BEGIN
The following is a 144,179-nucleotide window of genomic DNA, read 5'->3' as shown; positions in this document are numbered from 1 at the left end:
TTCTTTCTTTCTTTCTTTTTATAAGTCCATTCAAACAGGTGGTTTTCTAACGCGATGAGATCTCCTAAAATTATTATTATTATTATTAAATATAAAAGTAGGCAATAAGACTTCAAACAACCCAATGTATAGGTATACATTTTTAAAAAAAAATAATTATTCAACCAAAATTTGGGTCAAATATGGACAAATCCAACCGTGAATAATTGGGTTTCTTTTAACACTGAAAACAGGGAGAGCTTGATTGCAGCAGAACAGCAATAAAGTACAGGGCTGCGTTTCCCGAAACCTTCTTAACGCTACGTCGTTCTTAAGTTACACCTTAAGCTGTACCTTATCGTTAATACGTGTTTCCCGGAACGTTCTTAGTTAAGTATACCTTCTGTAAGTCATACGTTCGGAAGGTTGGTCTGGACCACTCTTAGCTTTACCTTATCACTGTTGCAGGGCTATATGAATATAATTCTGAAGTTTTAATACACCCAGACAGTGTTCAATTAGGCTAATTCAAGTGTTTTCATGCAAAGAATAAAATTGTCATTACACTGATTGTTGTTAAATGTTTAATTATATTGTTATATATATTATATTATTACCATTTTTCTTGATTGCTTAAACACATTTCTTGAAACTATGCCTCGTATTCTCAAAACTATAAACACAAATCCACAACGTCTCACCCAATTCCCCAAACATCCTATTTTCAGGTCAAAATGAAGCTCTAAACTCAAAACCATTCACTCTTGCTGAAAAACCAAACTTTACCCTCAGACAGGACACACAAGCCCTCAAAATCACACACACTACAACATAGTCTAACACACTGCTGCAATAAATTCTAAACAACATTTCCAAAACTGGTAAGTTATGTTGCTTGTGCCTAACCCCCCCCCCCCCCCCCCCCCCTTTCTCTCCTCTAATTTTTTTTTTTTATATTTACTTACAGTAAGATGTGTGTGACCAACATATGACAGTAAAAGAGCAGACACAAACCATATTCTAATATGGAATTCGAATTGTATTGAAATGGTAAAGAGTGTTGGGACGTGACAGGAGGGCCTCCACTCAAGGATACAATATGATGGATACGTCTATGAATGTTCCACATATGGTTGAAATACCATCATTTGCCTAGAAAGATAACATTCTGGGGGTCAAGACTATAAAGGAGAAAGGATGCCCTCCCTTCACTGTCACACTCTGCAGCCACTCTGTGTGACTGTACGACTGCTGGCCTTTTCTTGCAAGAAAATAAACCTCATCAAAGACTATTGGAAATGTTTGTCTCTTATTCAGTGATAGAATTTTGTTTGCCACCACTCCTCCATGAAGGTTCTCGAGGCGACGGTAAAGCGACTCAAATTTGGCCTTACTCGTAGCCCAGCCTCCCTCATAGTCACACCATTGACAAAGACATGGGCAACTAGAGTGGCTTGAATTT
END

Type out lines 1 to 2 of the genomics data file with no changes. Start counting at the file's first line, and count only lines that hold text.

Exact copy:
The following is a 144,179-nucleotide window of genomic DNA, read 5'->3' as shown; positions in this document are numbered from 1 at the left end:
TTCTTTCTTTCTTTCTTTTTATAAGTCCATTCAAACAGGTGGTTTTCTAACGCGATGAGATCTCCTAAAATTATTATTATTATTATTAAATATAAAAGTAGGCAATAAGACTTCAAACAACCCAATGTATAGGTATACATTTTTAAAAAAAAATAATTATTCAACCAAAATTTGGGTCAAATATGGACAAATCCAACCGTGAATAATTGGGTTTCTTTTAACACTGAAAACAGGGAGAGCTTGATTGCAGCAGAACAGCAATAAAGTACAGGGCTGCGTTTCCCGAAACCTTCTTAACGCTACGTCGTTCTTAAGTTACACCTTAAGCTGTACCTTATCGTTAATACGTGTTTCCCGGAACGTTCTTAGTTAAGTATACCTTCTGTAAGTCATACGTTCGGAAGGTTGGTCTGGACCACTCTTAGCTTTACCTTATCACTGTTGCAGGGCTATATGAATATAATTCTGAAGTTTTAATACACCCAGACAGTGTTCAATTAGGCTAATTCAAGTGTTTTCATGCAAAGAATAAAATTGTCATTACACTGATTGTTGTTAAATGTTTAATTATATTGTTATATATATTATATTATTACCATTTTTCTTGATTGCTTAAACACATTTCTTGAAACTATGCCTCGTATTCTCAAAACTATAAACACAAATCCACAACGTCTCACCCAATTCCCCAAACATCCTATTTTCAGGTCAAAATGAAGCTCTAAACTCAAAACCATTCACTCTTGCTGAAAAACCAAACTTTACCCTCAGACAGGACACACAAGCCCTCAAAATCACACACACTACAACATAGTCTAACACACTGCTGCAATAAATTCTAAACAACATTTCCAAAACTGGTAAGTTATGTTGCTTGTGCCTAACCCCCCCCCCCCCCCCCCCCCCTTTCTCTCCTCTAATTTTTTTTTTTTATATTTACTTACAGTAAGATGTGTGTGACCAACATATGACAGTAAAAGAGCAGACACAAACCATATTCTAATATGGAATTCGAATTGTATTGAAATGGTAAAGAGTGTTGGGACGTGACAGGAGGGCCTCCACTCAAGGATACAATATGATGGATACGTCTATGAATGTTCCACATATGGTTGAAATACCATCATTTGCCTAGAAAGATAACATTCTGGGGGTCAAGACTATAAAGGAGAAAGGATGCCCTCCCTTCACTGTCACACTCTGCAGCCACTCTGTGTGACTGTACGACTGCTGGCCTTTTCTTGCAAGAAAATAAACCTCATCAAAGACTATTGGAAATGTTTGTCTCTTATTCAGTGATAGAATTTTGTTTGCCACCACTCCTCCATGAAGGTTCTCGAGGCGACGGTAAAGCGACTCAAATTTGGCCTTACTCGTAGCCCAGCCTCCCTCATAGTCACACCATTGACAAAGACATGGGCAACTAGAGTGGCTTGAATTT